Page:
The following is an excerpt from Families and Faith: How Religion is Passed Down Across Generations by Vern L. Bengston with Norella m. Putney and Susan Harris ( Oxford University Press, 2013):
How have the dynamics of intergenerational relationships about religion changed over the thirty-five years since the beginning of this study [which began with Baby Boomers, their parents, and their grandparents in 1970]? In the context of the many demographic and cultural changes that have occurred during the time between then and now—increases in marital instability and single parenting, a growing cultural emphasis on individualism, declining adherence to religious traditions, media-driven youth cultures—has there been a significant change in the degree to which families exert influence in the religious orientations of younger generation members?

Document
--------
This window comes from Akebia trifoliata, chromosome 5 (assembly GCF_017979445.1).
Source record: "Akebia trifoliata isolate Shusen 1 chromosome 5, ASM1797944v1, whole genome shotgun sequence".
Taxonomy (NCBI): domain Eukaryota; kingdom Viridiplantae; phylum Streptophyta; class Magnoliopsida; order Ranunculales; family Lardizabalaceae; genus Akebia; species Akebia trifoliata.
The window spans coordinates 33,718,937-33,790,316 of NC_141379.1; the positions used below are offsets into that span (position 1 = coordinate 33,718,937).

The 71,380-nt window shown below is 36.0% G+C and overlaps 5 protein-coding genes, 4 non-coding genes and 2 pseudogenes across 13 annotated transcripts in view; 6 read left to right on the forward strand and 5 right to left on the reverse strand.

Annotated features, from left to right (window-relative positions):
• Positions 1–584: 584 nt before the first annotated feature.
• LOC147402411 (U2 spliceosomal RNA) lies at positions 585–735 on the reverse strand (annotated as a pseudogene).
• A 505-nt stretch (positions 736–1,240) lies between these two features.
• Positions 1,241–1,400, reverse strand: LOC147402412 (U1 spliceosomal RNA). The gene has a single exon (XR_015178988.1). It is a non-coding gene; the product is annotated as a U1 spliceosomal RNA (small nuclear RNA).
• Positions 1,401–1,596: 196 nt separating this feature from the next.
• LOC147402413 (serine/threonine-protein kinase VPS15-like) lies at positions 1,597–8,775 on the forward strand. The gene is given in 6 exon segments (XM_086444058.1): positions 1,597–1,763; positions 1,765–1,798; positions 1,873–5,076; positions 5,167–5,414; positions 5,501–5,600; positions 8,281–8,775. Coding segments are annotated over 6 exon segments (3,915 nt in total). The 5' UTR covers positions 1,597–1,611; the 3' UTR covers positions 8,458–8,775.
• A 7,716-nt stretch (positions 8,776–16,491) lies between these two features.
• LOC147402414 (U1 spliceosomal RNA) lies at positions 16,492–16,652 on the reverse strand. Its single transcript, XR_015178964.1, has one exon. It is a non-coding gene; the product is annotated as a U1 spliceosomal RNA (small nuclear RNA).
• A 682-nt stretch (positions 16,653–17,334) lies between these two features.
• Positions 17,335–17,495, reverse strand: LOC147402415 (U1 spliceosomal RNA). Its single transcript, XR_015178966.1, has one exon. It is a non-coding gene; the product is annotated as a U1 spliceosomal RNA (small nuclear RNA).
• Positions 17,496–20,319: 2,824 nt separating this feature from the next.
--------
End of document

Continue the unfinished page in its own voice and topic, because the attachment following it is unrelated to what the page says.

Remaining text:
Changes in American Society
During the 117 years represented by the birth dates of family members in this study, many events have combined to change the nature of American Society. Wars, disruptive economic trends, globalization and technological innovations, changes in culture and political values—these and more have altered the lives of successive generations of study participants. Many of the oldest immigrated to the United States at the beginning of the twentieth century; subsequently, they experienced the massive cultural and economic ups and downs of World War I, the Roaring Twenties era of prosperity, and the subsequent economic devastation of the Great Depression. [Rest.]